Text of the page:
It’s amazing how quickly how things have been developing and changing with this pandemic. To adapt something that @laxswamy posted on twitter; so many of the things that we thought were unthinkable a month ago and a bit extreme a week ago now seem so urgent that we’re wondering why they weren’t done a month ago.
In this past week most routine businesses closed their doors, restaurants became take-out only. Hospitals and health officials have been encouraging this in the communities that they serve, urging people to stay home, to practice social distancing, to avoid leaving home unless necessary. Yet inexplicably many health care facilities have kept their outpatient offices open, my own is among them. I have been trying to call people to tell them to stay home, but many can’t be reached. Yesterday for example I saw an 80 year old man for a routine COPD follow up appointment, he had been keeping all of his appointments and even continued to go to pulmonary rehab! I urged him to cancel all of his upcoming routine appointments and call his physicians if he should have questions. I hope he listens, his age puts him at the highest risk profile of COVID-19, the very group that all these measures we’ve instituted are trying to protect. Yet there he was, moseying his way into the clinic and seating himself in a waiting room of sick people. The eye of the storm.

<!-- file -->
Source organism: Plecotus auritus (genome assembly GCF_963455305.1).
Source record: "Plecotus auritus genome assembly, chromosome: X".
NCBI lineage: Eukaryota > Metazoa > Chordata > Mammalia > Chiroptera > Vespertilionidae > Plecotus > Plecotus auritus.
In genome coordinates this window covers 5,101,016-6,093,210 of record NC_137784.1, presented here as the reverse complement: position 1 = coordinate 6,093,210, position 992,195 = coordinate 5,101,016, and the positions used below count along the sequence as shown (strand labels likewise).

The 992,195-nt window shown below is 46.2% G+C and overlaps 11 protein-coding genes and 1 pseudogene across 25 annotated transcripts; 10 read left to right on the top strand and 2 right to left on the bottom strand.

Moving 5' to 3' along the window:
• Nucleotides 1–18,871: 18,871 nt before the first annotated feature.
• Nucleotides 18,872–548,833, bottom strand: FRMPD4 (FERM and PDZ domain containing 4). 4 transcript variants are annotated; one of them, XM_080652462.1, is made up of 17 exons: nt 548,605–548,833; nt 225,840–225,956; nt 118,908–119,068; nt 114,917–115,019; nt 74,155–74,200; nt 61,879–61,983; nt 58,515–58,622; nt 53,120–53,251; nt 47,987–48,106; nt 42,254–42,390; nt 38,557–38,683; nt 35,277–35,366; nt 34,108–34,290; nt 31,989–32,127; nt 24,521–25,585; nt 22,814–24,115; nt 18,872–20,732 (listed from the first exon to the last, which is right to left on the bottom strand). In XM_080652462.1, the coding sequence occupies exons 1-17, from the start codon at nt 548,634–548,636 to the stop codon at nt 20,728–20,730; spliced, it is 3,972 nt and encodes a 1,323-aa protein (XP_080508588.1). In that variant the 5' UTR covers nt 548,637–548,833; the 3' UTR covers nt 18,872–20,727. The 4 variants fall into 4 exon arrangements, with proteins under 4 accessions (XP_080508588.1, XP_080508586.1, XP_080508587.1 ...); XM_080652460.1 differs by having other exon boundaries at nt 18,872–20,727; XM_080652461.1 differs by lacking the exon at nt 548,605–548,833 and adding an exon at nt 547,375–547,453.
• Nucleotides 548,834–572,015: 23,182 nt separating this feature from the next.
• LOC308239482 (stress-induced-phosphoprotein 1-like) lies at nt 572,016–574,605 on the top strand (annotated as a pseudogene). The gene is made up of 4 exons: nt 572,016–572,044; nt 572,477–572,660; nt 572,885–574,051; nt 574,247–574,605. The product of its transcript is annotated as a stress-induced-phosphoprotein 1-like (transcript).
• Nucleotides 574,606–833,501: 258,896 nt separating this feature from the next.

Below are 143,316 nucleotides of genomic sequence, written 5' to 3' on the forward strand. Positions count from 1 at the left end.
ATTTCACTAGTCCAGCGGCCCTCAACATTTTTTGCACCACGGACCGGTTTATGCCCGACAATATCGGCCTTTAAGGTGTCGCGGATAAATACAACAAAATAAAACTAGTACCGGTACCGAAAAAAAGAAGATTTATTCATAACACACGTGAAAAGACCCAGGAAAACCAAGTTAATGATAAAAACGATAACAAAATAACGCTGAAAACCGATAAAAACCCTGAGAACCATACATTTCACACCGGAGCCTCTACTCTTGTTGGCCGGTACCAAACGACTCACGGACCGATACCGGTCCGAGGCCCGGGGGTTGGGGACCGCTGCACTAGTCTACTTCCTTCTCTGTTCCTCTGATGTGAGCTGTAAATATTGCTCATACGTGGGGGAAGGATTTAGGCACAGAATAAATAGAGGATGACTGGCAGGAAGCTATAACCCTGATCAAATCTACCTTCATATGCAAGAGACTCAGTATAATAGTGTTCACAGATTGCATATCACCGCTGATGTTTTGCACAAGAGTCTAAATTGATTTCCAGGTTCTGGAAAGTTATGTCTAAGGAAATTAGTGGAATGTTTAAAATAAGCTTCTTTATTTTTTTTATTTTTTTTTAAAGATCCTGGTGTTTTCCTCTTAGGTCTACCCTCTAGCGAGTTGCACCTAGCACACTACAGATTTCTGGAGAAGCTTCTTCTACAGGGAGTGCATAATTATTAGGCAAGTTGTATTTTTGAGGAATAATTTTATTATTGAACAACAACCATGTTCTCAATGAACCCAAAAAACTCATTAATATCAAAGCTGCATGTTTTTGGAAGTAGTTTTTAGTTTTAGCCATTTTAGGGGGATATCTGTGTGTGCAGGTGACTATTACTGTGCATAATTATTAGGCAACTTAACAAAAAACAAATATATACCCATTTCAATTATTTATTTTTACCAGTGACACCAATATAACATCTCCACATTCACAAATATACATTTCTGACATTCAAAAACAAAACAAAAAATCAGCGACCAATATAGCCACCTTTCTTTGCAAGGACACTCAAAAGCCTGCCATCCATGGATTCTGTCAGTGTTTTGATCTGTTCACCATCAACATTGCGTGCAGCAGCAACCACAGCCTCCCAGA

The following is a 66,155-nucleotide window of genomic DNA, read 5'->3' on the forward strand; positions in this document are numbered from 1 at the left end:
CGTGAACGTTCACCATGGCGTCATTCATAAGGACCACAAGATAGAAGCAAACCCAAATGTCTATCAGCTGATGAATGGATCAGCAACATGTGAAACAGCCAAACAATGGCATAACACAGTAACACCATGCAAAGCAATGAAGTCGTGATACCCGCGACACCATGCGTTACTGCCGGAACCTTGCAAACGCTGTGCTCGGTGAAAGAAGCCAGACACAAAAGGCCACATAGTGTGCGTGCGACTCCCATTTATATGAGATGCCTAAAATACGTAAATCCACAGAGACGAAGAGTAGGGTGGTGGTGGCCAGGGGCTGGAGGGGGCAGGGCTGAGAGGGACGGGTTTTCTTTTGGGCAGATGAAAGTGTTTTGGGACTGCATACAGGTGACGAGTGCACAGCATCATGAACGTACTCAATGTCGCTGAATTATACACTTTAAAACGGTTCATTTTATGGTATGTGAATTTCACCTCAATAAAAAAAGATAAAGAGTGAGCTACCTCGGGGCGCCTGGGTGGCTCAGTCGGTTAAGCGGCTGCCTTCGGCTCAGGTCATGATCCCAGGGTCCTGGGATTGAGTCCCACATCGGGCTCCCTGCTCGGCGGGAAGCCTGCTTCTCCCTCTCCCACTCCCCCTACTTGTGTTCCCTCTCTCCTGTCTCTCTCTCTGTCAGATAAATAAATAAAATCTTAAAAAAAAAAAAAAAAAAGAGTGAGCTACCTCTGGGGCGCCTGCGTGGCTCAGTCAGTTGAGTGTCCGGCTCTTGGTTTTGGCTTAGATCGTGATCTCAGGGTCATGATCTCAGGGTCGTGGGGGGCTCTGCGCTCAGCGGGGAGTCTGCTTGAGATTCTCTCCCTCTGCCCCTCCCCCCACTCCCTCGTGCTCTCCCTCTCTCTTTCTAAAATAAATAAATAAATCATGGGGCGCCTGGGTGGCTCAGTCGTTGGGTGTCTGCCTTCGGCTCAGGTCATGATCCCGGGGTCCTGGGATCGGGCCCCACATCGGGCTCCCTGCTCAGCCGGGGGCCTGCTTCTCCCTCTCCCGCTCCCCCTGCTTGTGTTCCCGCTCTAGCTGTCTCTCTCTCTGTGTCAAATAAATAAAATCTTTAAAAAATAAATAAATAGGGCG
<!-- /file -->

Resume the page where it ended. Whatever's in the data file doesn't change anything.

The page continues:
The supply front remains grim. Our hospital is down to a week supply of N95 respirators, despite the fact that we have not yet had a single COVID patient and only a few suspected patients that required isolation. Our shortage does not stem from us using the masks, it’s just that there are no masks to be had, and yet we’re still in better shape than many hospitals out there. To that end we recently received guidelines from the CDC, also adopted by our health system, describing how to re-use N95 masks. Subsequently our nurses received an email updating them on the leave and disability policy. It reminded them that if they are not able to work for 2 weeks because of a workplace COVID-19 exposure that they would not be paid. Yes folks PPE is in short supply in this pandemic, but irony, it appears, is in abundance.
The testing situation remains woeful. In my last update I wrote about a hopeful development; we were setting up drive through testing stations that could quickly screen patients.
It lasted for a total of 4 days.
It’s not that it wasn’t successful, in fact quite the opposite. The screening nurses were able to conduct numerous tests, but in doing so they also burned through quite a bit of protective gear. In light of the shortage of PPE, the hospital decided it would be more wise to save that gear for when people come in to the hospital. Think about that for a moment. We’re avoiding testing people in order to prevent spreading the virus so that we can take care of them when they get sick. That’s a terrible choice to have to make, and one that I would have never dreamed possible in this country.
Deep Ramachandran, M.D. is a Pulmonary, Critical Care, Sleep Medicine physician, founding CHEST Journal Social Media Editor, and co-Chair of ACCP Social Media Work Group. He blogs at Caduceusblog. He is on twitter @Caduceusblogger.